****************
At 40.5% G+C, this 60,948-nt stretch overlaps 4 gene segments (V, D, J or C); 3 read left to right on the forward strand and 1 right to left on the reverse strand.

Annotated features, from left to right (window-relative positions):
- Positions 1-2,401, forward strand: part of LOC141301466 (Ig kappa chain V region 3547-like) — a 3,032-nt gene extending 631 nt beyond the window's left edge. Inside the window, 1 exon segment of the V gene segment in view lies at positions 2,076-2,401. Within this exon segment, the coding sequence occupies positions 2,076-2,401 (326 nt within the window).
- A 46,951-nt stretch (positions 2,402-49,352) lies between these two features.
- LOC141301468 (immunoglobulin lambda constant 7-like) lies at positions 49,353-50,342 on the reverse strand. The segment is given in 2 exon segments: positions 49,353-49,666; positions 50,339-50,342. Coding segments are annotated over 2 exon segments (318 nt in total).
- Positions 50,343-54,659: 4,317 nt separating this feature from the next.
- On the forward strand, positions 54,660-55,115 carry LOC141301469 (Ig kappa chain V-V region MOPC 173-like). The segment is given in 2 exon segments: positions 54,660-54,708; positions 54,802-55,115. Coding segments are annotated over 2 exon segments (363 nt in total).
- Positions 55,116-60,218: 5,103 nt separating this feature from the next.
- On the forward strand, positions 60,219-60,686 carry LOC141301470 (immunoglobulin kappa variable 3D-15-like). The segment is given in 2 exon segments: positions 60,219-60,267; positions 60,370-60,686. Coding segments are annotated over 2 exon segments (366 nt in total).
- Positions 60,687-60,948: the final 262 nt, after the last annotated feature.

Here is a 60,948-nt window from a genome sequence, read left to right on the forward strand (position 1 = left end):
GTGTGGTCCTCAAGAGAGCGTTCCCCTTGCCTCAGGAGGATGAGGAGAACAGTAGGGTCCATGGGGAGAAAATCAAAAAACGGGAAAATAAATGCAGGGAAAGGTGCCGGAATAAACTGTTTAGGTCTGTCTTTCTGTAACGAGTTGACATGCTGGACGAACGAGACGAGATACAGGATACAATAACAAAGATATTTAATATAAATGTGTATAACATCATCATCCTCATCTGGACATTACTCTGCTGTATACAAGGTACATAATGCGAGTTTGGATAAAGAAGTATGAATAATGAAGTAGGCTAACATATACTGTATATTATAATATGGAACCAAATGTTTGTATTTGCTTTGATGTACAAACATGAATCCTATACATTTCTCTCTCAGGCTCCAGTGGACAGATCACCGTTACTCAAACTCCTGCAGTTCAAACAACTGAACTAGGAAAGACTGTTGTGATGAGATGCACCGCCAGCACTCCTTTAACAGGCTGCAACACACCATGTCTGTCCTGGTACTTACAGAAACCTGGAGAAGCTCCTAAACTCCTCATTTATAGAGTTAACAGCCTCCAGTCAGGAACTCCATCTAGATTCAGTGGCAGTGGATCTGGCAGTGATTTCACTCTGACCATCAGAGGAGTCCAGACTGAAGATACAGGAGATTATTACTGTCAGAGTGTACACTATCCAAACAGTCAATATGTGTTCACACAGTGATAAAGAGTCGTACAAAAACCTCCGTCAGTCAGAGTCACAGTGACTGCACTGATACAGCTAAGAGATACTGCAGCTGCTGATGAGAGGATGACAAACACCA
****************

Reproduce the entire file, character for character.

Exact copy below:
At 40.5% G+C, this 60,948-nt stretch overlaps 4 gene segments (V, D, J or C); 3 read left to right on the forward strand and 1 right to left on the reverse strand.

Annotated features, from left to right (window-relative positions):
- Positions 1-2,401, forward strand: part of LOC141301466 (Ig kappa chain V region 3547-like) — a 3,032-nt gene extending 631 nt beyond the window's left edge. Inside the window, 1 exon segment of the V gene segment in view lies at positions 2,076-2,401. Within this exon segment, the coding sequence occupies positions 2,076-2,401 (326 nt within the window).
- A 46,951-nt stretch (positions 2,402-49,352) lies between these two features.
- LOC141301468 (immunoglobulin lambda constant 7-like) lies at positions 49,353-50,342 on the reverse strand. The segment is given in 2 exon segments: positions 49,353-49,666; positions 50,339-50,342. Coding segments are annotated over 2 exon segments (318 nt in total).
- Positions 50,343-54,659: 4,317 nt separating this feature from the next.
- On the forward strand, positions 54,660-55,115 carry LOC141301469 (Ig kappa chain V-V region MOPC 173-like). The segment is given in 2 exon segments: positions 54,660-54,708; positions 54,802-55,115. Coding segments are annotated over 2 exon segments (363 nt in total).
- Positions 55,116-60,218: 5,103 nt separating this feature from the next.
- On the forward strand, positions 60,219-60,686 carry LOC141301470 (immunoglobulin kappa variable 3D-15-like). The segment is given in 2 exon segments: positions 60,219-60,267; positions 60,370-60,686. Coding segments are annotated over 2 exon segments (366 nt in total).
- Positions 60,687-60,948: the final 262 nt, after the last annotated feature.

Here is a 60,948-nt window from a genome sequence, read left to right on the forward strand (position 1 = left end):
GTGTGGTCCTCAAGAGAGCGTTCCCCTTGCCTCAGGAGGATGAGGAGAACAGTAGGGTCCATGGGGAGAAAATCAAAAAACGGGAAAATAAATGCAGGGAAAGGTGCCGGAATAAACTGTTTAGGTCTGTCTTTCTGTAACGAGTTGACATGCTGGACGAACGAGACGAGATACAGGATACAATAACAAAGATATTTAATATAAATGTGTATAACATCATCATCCTCATCTGGACATTACTCTGCTGTATACAAGGTACATAATGCGAGTTTGGATAAAGAAGTATGAATAATGAAGTAGGCTAACATATACTGTATATTATAATATGGAACCAAATGTTTGTATTTGCTTTGATGTACAAACATGAATCCTATACATTTCTCTCTCAGGCTCCAGTGGACAGATCACCGTTACTCAAACTCCTGCAGTTCAAACAACTGAACTAGGAAAGACTGTTGTGATGAGATGCACCGCCAGCACTCCTTTAACAGGCTGCAACACACCATGTCTGTCCTGGTACTTACAGAAACCTGGAGAAGCTCCTAAACTCCTCATTTATAGAGTTAACAGCCTCCAGTCAGGAACTCCATCTAGATTCAGTGGCAGTGGATCTGGCAGTGATTTCACTCTGACCATCAGAGGAGTCCAGACTGAAGATACAGGAGATTATTACTGTCAGAGTGTACACTATCCAAACAGTCAATATGTGTTCACACAGTGATAAAGAGTCGTACAAAAACCTCCGTCAGTCAGAGTCACAGTGACTGCACTGATACAGCTAAGAGATACTGCAGCTGCTGATGAGAGGATGACAAACACCA